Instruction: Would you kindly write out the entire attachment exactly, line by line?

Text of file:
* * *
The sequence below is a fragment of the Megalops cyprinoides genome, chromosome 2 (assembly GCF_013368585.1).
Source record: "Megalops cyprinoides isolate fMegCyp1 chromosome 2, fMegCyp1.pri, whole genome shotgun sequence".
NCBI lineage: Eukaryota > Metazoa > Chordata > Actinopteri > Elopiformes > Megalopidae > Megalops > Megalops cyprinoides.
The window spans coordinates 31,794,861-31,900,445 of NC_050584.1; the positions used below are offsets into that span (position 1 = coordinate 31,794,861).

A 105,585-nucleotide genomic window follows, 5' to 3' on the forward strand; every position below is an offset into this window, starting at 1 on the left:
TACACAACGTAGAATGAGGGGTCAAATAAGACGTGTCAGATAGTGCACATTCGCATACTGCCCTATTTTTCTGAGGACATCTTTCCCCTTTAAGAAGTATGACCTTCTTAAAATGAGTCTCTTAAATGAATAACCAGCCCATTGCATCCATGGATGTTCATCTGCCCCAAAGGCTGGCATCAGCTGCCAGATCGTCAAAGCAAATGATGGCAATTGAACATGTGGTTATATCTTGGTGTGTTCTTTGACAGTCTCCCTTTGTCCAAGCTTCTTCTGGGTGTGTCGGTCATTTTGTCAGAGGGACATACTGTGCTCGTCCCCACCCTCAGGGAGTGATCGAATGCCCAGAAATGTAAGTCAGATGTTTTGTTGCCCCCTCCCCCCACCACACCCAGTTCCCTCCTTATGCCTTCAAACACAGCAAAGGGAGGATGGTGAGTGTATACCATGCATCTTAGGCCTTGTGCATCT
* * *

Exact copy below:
The sequence below is a fragment of the Megalops cyprinoides genome, chromosome 2 (assembly GCF_013368585.1).
Source record: "Megalops cyprinoides isolate fMegCyp1 chromosome 2, fMegCyp1.pri, whole genome shotgun sequence".
NCBI lineage: Eukaryota > Metazoa > Chordata > Actinopteri > Elopiformes > Megalopidae > Megalops > Megalops cyprinoides.
The window spans coordinates 31,794,861-31,900,445 of NC_050584.1; the positions used below are offsets into that span (position 1 = coordinate 31,794,861).

A 105,585-nucleotide genomic window follows, 5' to 3' on the forward strand; every position below is an offset into this window, starting at 1 on the left:
TACACAACGTAGAATGAGGGGTCAAATAAGACGTGTCAGATAGTGCACATTCGCATACTGCCCTATTTTTCTGAGGACATCTTTCCCCTTTAAGAAGTATGACCTTCTTAAAATGAGTCTCTTAAATGAATAACCAGCCCATTGCATCCATGGATGTTCATCTGCCCCAAAGGCTGGCATCAGCTGCCAGATCGTCAAAGCAAATGATGGCAATTGAACATGTGGTTATATCTTGGTGTGTTCTTTGACAGTCTCCCTTTGTCCAAGCTTCTTCTGGGTGTGTCGGTCATTTTGTCAGAGGGACATACTGTGCTCGTCCCCACCCTCAGGGAGTGATCGAATGCCCAGAAATGTAAGTCAGATGTTTTGTTGCCCCCTCCCCCCACCACACCCAGTTCCCTCCTTATGCCTTCAAACACAGCAAAGGGAGGATGGTGAGTGTATACCATGCATCTTAGGCCTTGTGCATCT